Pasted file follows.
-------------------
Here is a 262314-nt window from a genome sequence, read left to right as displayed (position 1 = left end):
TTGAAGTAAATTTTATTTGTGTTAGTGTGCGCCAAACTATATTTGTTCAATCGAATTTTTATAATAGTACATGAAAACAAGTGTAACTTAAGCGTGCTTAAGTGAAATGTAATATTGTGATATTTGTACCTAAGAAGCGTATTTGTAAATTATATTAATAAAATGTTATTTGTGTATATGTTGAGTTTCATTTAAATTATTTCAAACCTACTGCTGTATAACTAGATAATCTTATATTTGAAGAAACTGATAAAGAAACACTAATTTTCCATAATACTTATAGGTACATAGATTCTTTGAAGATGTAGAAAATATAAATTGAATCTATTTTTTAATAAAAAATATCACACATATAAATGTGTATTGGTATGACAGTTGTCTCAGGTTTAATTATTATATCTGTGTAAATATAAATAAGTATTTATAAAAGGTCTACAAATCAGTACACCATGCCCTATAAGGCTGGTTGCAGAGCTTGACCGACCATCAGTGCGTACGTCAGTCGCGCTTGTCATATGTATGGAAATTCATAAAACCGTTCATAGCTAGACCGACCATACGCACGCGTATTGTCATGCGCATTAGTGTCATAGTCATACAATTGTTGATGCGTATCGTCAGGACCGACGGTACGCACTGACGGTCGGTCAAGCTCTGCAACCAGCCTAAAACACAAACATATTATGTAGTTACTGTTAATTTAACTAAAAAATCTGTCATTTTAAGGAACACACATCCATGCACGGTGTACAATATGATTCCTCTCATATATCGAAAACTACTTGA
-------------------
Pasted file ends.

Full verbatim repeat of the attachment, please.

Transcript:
Here is a 262314-nt window from a genome sequence, read left to right as displayed (position 1 = left end):
TTGAAGTAAATTTTATTTGTGTTAGTGTGCGCCAAACTATATTTGTTCAATCGAATTTTTATAATAGTACATGAAAACAAGTGTAACTTAAGCGTGCTTAAGTGAAATGTAATATTGTGATATTTGTACCTAAGAAGCGTATTTGTAAATTATATTAATAAAATGTTATTTGTGTATATGTTGAGTTTCATTTAAATTATTTCAAACCTACTGCTGTATAACTAGATAATCTTATATTTGAAGAAACTGATAAAGAAACACTAATTTTCCATAATACTTATAGGTACATAGATTCTTTGAAGATGTAGAAAATATAAATTGAATCTATTTTTTAATAAAAAATATCACACATATAAATGTGTATTGGTATGACAGTTGTCTCAGGTTTAATTATTATATCTGTGTAAATATAAATAAGTATTTATAAAAGGTCTACAAATCAGTACACCATGCCCTATAAGGCTGGTTGCAGAGCTTGACCGACCATCAGTGCGTACGTCAGTCGCGCTTGTCATATGTATGGAAATTCATAAAACCGTTCATAGCTAGACCGACCATACGCACGCGTATTGTCATGCGCATTAGTGTCATAGTCATACAATTGTTGATGCGTATCGTCAGGACCGACGGTACGCACTGACGGTCGGTCAAGCTCTGCAACCAGCCTAAAACACAAACATATTATGTAGTTACTGTTAATTTAACTAAAAAATCTGTCATTTTAAGGAACACACATCCATGCACGGTGTACAATATGATTCCTCTCATATATCGAAAACTACTTGA